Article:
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State v. Maharaj

Supreme Court of Hawaii

November 18, 2013

STATE OF HAWAI'I, Respondent/Plaintiff-Appellee,
v.
PETER NEWAL MAHARAJ, Petitioner/Defendant-Appellant.

CERTIORARI TO THE INTERMEDIATE COURT OF APPEALS (ICA No. 29520; HPD Traffic No. 1DTA-08-03393).

Leslie C. Maharaj, for petitioner.

Brian R. Vincent, for respondent.

ACOBA, McKENNA, POLLACK, JJ.

OPINION

ACOBA, J.

We hold that the charge for Operating a Vehicle Under the Influence of an Intoxicant, (OVUII), HRS § 261E-61 (a) (1) (2007) was insufficient because Respondent/Plaintiff-Appellee the State of Hawai'i (the State) failed to allege the requisite states of mind of intentional, knowing, or reckless in the charge, State v. Apollonio, --- P.3d ----, 2013 WL 5574921, at *5 (Haw. Oct. 10, 2013); see also State v. Nesmith, 127 Hawai'i 48, 54, 276 P.3d 617, 623 (2012)[1], and because the charge failed to allege an "essential fact[] constituting the offense charged." Hawai'i Rules of Penal Procedure (HRPP) Rule 7(d). Accordingly, the conviction of Petitioner/Defendant-Appellant Peter Newal Maharaj (Defendant) is dismissed without prejudice. The November 23, 2012 judgment of the Intermediate Court of Appeals (ICA), [2]filed pursuant to its October 25, 2012 Summary Disposition Order (SDO), having been to the contrary in affirming Defendant's conviction, as well as the November 18, 2008 Judgment of conviction of the District Court of the First Circuit (the court)[3] are therefore vacated.

I.

A.

According to Defendant, he "was orally charged on April 10, 2008 with Operating a Vehicle Under the Influence of an Intoxicant, (OVUII), Hawai'i Revised Statutes (HRS) §§ 291E-61(a)(1)[4] & (b)(1)[5] (2007)."[6] Defendant states the "oral charge was reduced to an Order and Notice of Entry of Order [(Order)] on that same date." He maintains "the [Order] does not clearly state in writing the specific allegations of the charge against [Defendant]" and "does not allege the relevant mens rea as there is no reference to an intentional, knowing or reckless state of mind in the charge." Thus, Defendant points out, "the Order merely states that the violation charged is HRS [§] 291E-61[.]" A "Notice of Entry of Judgment and/or Order and Plea/Judgment [(Judgment)] was entered against [Defendant] on November 18, 2 0 0 8."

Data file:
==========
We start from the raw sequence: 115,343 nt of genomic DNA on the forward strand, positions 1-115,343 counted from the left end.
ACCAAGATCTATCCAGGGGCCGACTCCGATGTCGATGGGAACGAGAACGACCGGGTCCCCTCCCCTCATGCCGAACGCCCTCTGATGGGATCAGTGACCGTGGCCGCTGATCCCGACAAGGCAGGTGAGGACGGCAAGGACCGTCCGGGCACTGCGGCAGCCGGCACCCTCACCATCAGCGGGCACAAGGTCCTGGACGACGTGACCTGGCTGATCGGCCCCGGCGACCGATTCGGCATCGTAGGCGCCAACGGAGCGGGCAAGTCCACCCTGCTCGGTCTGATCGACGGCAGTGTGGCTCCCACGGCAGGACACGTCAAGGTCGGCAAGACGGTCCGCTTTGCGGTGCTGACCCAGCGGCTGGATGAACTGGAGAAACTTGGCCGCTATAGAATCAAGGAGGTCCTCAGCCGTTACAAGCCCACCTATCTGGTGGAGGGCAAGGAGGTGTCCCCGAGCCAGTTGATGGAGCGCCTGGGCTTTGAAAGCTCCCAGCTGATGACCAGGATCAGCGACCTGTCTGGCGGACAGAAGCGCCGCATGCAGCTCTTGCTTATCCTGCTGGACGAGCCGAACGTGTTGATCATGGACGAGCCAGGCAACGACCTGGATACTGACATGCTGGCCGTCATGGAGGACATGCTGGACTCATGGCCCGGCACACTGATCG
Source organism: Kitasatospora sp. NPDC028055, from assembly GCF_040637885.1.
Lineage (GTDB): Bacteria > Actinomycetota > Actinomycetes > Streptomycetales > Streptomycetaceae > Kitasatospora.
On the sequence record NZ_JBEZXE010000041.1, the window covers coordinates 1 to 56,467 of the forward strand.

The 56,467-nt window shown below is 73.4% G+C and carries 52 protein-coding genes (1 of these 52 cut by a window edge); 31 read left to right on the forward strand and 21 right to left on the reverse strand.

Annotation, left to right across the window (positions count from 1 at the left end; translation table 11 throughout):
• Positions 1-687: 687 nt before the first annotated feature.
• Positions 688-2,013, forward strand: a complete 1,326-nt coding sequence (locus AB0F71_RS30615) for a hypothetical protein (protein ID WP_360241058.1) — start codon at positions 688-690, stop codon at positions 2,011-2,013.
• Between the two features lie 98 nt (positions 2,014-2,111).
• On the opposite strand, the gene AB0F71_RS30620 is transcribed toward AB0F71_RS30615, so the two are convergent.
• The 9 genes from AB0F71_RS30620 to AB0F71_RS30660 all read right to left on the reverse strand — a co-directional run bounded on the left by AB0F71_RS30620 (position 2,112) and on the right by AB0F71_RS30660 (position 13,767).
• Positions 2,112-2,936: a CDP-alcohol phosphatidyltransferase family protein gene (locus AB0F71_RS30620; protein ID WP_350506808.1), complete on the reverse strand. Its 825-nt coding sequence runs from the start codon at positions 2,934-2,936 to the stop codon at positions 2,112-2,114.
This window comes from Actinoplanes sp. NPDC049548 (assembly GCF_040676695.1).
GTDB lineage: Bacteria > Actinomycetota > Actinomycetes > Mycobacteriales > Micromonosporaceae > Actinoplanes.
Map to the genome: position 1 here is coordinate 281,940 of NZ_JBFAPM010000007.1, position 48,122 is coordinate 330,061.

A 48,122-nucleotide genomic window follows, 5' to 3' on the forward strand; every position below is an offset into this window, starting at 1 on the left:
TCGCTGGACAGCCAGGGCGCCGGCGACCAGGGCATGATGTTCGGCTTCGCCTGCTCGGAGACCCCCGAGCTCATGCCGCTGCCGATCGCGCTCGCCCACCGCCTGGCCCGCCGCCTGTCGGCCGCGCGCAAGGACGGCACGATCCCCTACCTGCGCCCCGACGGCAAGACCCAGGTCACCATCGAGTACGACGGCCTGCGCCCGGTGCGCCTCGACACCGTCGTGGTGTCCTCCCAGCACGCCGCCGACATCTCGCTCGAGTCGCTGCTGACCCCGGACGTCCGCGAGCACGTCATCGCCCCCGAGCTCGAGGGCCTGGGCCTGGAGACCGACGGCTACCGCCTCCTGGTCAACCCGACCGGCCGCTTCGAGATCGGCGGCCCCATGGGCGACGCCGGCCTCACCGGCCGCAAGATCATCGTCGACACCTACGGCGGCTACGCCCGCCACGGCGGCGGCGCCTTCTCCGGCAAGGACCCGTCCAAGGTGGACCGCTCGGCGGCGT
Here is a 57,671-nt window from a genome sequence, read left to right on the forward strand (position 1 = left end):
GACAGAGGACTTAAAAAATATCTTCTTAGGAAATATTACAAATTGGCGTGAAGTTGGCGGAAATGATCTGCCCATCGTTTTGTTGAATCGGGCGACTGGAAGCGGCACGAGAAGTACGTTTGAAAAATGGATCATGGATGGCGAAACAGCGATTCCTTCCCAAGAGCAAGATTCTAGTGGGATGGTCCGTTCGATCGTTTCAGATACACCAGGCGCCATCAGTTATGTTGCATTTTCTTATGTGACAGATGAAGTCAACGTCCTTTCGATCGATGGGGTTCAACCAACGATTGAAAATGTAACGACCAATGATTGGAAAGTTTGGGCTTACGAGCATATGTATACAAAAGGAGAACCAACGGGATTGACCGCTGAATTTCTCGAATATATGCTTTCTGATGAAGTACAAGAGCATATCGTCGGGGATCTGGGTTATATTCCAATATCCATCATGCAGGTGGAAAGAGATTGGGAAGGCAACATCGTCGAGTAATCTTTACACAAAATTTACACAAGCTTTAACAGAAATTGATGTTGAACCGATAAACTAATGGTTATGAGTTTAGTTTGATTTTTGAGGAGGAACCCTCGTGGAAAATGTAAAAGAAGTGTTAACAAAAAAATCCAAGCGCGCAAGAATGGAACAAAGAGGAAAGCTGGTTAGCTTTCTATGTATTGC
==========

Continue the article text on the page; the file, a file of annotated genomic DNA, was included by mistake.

B.

Defendant appealed to the ICA on December 11, 2008. On appeal, Defendant argued that "(1) he received ineffective assistance of counsel because his trial counsel failed to introduce [his] medical records into evidence; (2) there was insufficient evidence to support [Defendant's] conviction; and (3) [the court] erred in denying [Defendant's] motion to suppress evidence." State v. Maharaj, No. 29520, 2012 WL 5272227 (Hawai'i App. Oct. 25, 2012) (SDO).[7] The transcript of the second part of Defendant's trial was made a part of the record on appeal. However, the ICA noted that "[t]he transcript for the September 29, 2008, hearing on the motion to suppress evidence and the beginning of trial was not made part of the record on appeal." Maharaj, 2012 WL 5272227 at *1. The ICA affirmed the court's judgment on October 25, 2012.

This court filed the decision in Nesmith on April 12, 2012.

Defendant filed a Motion for Reconsideration with the ICA on November 5, 2012, arguing that the charge against him was jurisdictionally defective since it did not "allege the requisite mens rea. . . ." (Citing Nesmith, 127 Hawai'i 48, 276 P.3d 617.) In this motion, Defendant contended that the charge was "facially defective" and that the court "lacked subject matter jurisdiction, " which was "not waivable." The State did not file a response to Defendant's reconsideration motion contesting Defendant's recitation of the contents of the charge. Nevertheless, the ICA denied Defendant's Motion for Reconsideration on November 14, 2012, citing its decision in State v. Rivera, No. CAAP-11-0000774, 2012 WL 4344185 at *1 (App. Sept. 24, 2012) (SDO). State v. Maharaj, No. 29520, 2102 WL 5272227 at *1 (App. Nov. 14, 2012) (SDO).

In Rivera, the ICA held in pertinent part, "the supreme court's decision in [Nesmith] raises, but does not clearly answer, the question of whether a deficiency in a charge for failing to allege the requisite mens rea is a jurisdictional defect." (Quoting Rivera, 2012 WL 4344185 at *2.) The ICA adopted what it construed as the ...


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